If you are anything like me, it’s the out-of-the-blue, unplanned, expenses that really kill your budget. Financial management is very important in our lives. You know, going in, your regularly-scheduled payments like your monthly mortgage bill, utility bills, and car payments. But it’s the blown head gasket, the dryer breaking down, or the furnace acting up that are unexpected expenses that can wreak havoc on your checkbook, your savings account, or your credit card balance.
So what can we do to avoid these budget-busting bills that always seem to crop up out of left field? In a word: “Maintain”. I am a fanatic when it comes to maintaining what I own. Trying to stay ahead of those big bills is my motivation for meticulous maintenance. This post will focus on maintaining inside your home and my next post will focus on outside maintenance activities that could save you big dollars in the long run.
Filters are your friends.
Think about your appliances at home and there is a decent chance that some of them have filters that need regular attention. Filters are used to remove particles that can restrict airflow and reduce the efficiency of an appliance and to prevent dust and dirt from getting to the motor. Neglecting the maintenance of a filter could reduce the life of that appliance which could result in an unexpected bill. Here is a list of some appliances that have filters.
Air Cleaner, Vacuum Cleaner
Just the nature of these appliances screams filter. Air filters remove impurities from the air such as smoke, pet hair, and dust. HEPA® (High Efficiency Particulate Air) filters are found in many of the air cleaners and vacuum cleaners out there on the market today. According to Wikipedia HEPA filters, by definition, remove at least 99.97% of airborne particles. They are expensive to replace but you should follow the manufacturer’s recommended replacement policy. If you don’t, you could be in for a bill that you’re not expecting. You must factor into your yearly budget the cost of these filters and make the swap when recommended.
With the drastic reduction in recent years of the price of air conditioners, almost everyone has one or many in their homes. I have four of them myself, including one in each bedroom. If you want these appliances to last, you have to clean the filter. Read the manual when you purchase it and find out where it is located. It typically just pulls out and to clean it you can run it under some hot water and clean it by hand. It takes a good couple of minutes to do but it will help make your air conditioner last. Obviously the more you run the air conditioner the more you should clean the filter. I try to clean the filters when I put them in each year and check them every week or so. It is something very easy to do but oftentimes these filters, since they are not visible, get overlooked.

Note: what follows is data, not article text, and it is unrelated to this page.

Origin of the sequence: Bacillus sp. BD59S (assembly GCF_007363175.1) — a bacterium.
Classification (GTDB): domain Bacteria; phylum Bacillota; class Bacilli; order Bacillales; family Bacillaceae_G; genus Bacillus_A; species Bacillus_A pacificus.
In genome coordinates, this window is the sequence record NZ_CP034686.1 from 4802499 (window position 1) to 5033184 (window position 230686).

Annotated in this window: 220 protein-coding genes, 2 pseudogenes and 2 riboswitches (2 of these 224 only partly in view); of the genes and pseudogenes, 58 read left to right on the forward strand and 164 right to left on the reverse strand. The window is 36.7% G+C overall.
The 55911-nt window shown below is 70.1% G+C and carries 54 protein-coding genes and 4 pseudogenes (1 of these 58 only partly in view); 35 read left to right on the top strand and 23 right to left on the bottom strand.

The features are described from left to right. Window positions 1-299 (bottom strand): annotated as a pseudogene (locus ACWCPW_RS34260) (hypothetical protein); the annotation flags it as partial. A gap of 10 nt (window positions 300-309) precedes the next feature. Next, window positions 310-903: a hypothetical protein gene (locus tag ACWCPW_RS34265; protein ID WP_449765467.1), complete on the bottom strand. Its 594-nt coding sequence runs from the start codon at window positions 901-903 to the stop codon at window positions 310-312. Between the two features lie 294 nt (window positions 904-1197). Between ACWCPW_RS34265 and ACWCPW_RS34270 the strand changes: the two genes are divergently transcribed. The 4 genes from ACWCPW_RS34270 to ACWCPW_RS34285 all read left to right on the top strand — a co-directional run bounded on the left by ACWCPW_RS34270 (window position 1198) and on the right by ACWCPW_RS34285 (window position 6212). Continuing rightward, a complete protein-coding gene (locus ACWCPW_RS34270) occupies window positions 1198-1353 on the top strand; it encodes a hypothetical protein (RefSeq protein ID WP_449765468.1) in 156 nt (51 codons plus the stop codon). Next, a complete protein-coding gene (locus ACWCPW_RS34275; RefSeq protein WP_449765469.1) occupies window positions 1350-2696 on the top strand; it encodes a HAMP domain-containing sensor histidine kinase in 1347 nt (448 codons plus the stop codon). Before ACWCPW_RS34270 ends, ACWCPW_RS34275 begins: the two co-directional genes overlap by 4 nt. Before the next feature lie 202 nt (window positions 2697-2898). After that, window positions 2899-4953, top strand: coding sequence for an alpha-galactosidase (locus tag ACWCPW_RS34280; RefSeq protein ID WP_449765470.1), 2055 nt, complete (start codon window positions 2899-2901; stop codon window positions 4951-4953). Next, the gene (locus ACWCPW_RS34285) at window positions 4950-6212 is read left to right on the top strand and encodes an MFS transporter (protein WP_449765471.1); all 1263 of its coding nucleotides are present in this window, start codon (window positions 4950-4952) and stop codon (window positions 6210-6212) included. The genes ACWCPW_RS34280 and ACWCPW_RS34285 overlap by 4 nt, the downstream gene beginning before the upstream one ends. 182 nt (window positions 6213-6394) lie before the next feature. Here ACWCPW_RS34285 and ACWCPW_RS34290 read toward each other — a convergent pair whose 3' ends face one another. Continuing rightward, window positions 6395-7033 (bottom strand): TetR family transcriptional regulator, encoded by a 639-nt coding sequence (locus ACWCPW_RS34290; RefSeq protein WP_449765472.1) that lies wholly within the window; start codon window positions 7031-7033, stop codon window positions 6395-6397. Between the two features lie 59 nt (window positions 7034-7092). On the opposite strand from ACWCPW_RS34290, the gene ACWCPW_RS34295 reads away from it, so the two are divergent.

Your dryer has a filter called a lint trap. Failure to regularly clean the lint trap could result in dryer malfunctions, higher energy costs, and, more importantly, a home fire. I have found that if we neglect to clean the lint trap, the dryer will run much hotter than usual which is a potential fire hazard. This one is simple. Just clean the lint trap before or after each time you use the dryer. Once in a while I will actually use a vacuum cleaner and clean out where the lint trap is seated. Also, assuming your dryer vents outside, you may have a plastic vent trap outside your house. If our dryer is running hot I will always go outside and check out the vent trap and clean it out.
Within the past year we had to change our furnace. Anyone who has gone through a major overhaul in their heating system knows how expensive furnace-related costs can be. Maintaining your furnace regularly is not expensive but it can save you from that big bill that you simply can’t plan for. Each year we have our furnace cleaned and serviced. It may run you a couple hundred dollars or so each year but, if you neglect this type of service, you can be sure you’ll be in for a much larger furnace bill.
Oftentimes I’ve been called a pyro due to my love of fires. But I’m talking about fires in my fireplace at home. Before we purchased our house the home inspection revealed a crack in the flu. As a result, the existing owners had to pay for a brand new chimney before we purchased the home. I can’t remember the exact cost but it was over $10K and that was twenty years ago. So, I make it a point to have our chimney cleaned either before or after each winter season. If you use a wood stove to heat your home you may want to have your chimney checked and cleaned more often. One tip I have learned from our chimney sweep is to use a Creosote Sweeping Log to keep our chimney’s flu clean. He suggested cutting the log into three pieces placing a piece of each log into a roaring fire each month. I used a chop saw to cut it equally into three pieces. This maintenance tip should certainly help prolong the life of your chimney and prevent any unnecessary large bills related to your chimney.
This post hopefully added a few practical suggestions and recommendations for maintaining some of your inside appliances and fixtures in your home. Avoiding high-cost replacement items is the financial management motivation for these maintenance activities. My next post will focus on outside maintenance. Until then…
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